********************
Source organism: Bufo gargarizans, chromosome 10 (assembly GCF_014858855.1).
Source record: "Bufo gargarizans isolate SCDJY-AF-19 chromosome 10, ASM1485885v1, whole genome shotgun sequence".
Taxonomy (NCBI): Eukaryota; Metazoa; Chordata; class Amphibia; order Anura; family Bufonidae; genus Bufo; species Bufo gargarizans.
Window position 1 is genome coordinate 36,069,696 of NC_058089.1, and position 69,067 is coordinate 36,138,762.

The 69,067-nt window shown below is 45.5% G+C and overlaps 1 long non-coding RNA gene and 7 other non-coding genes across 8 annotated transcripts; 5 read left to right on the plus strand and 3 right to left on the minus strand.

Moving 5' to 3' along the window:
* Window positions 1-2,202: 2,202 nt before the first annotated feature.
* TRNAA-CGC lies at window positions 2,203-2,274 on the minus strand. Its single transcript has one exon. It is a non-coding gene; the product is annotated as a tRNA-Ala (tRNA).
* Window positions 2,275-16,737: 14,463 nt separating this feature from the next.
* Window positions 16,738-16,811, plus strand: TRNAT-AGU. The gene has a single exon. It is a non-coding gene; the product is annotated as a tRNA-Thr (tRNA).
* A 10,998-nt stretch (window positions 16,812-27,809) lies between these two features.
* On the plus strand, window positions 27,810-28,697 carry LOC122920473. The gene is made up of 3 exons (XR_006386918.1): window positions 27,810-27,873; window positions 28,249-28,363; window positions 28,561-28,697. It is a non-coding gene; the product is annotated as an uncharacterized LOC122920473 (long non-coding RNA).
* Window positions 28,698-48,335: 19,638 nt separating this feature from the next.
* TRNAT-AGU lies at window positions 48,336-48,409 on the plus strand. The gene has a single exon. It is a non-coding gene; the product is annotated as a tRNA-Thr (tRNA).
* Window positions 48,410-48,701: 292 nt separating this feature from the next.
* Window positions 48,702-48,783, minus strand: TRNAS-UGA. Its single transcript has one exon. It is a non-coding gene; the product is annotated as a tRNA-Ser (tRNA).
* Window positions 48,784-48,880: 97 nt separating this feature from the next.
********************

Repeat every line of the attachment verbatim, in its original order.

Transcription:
Source organism: Bufo gargarizans, chromosome 10 (assembly GCF_014858855.1).
Source record: "Bufo gargarizans isolate SCDJY-AF-19 chromosome 10, ASM1485885v1, whole genome shotgun sequence".
Taxonomy (NCBI): Eukaryota; Metazoa; Chordata; class Amphibia; order Anura; family Bufonidae; genus Bufo; species Bufo gargarizans.
Window position 1 is genome coordinate 36,069,696 of NC_058089.1, and position 69,067 is coordinate 36,138,762.

The 69,067-nt window shown below is 45.5% G+C and overlaps 1 long non-coding RNA gene and 7 other non-coding genes across 8 annotated transcripts; 5 read left to right on the plus strand and 3 right to left on the minus strand.

Moving 5' to 3' along the window:
* Window positions 1-2,202: 2,202 nt before the first annotated feature.
* TRNAA-CGC lies at window positions 2,203-2,274 on the minus strand. Its single transcript has one exon. It is a non-coding gene; the product is annotated as a tRNA-Ala (tRNA).
* Window positions 2,275-16,737: 14,463 nt separating this feature from the next.
* Window positions 16,738-16,811, plus strand: TRNAT-AGU. The gene has a single exon. It is a non-coding gene; the product is annotated as a tRNA-Thr (tRNA).
* A 10,998-nt stretch (window positions 16,812-27,809) lies between these two features.
* On the plus strand, window positions 27,810-28,697 carry LOC122920473. The gene is made up of 3 exons (XR_006386918.1): window positions 27,810-27,873; window positions 28,249-28,363; window positions 28,561-28,697. It is a non-coding gene; the product is annotated as an uncharacterized LOC122920473 (long non-coding RNA).
* Window positions 28,698-48,335: 19,638 nt separating this feature from the next.
* TRNAT-AGU lies at window positions 48,336-48,409 on the plus strand. The gene has a single exon. It is a non-coding gene; the product is annotated as a tRNA-Thr (tRNA).
* Window positions 48,410-48,701: 292 nt separating this feature from the next.
* Window positions 48,702-48,783, minus strand: TRNAS-UGA. Its single transcript has one exon. It is a non-coding gene; the product is annotated as a tRNA-Ser (tRNA).
* Window positions 48,784-48,880: 97 nt separating this feature from the next.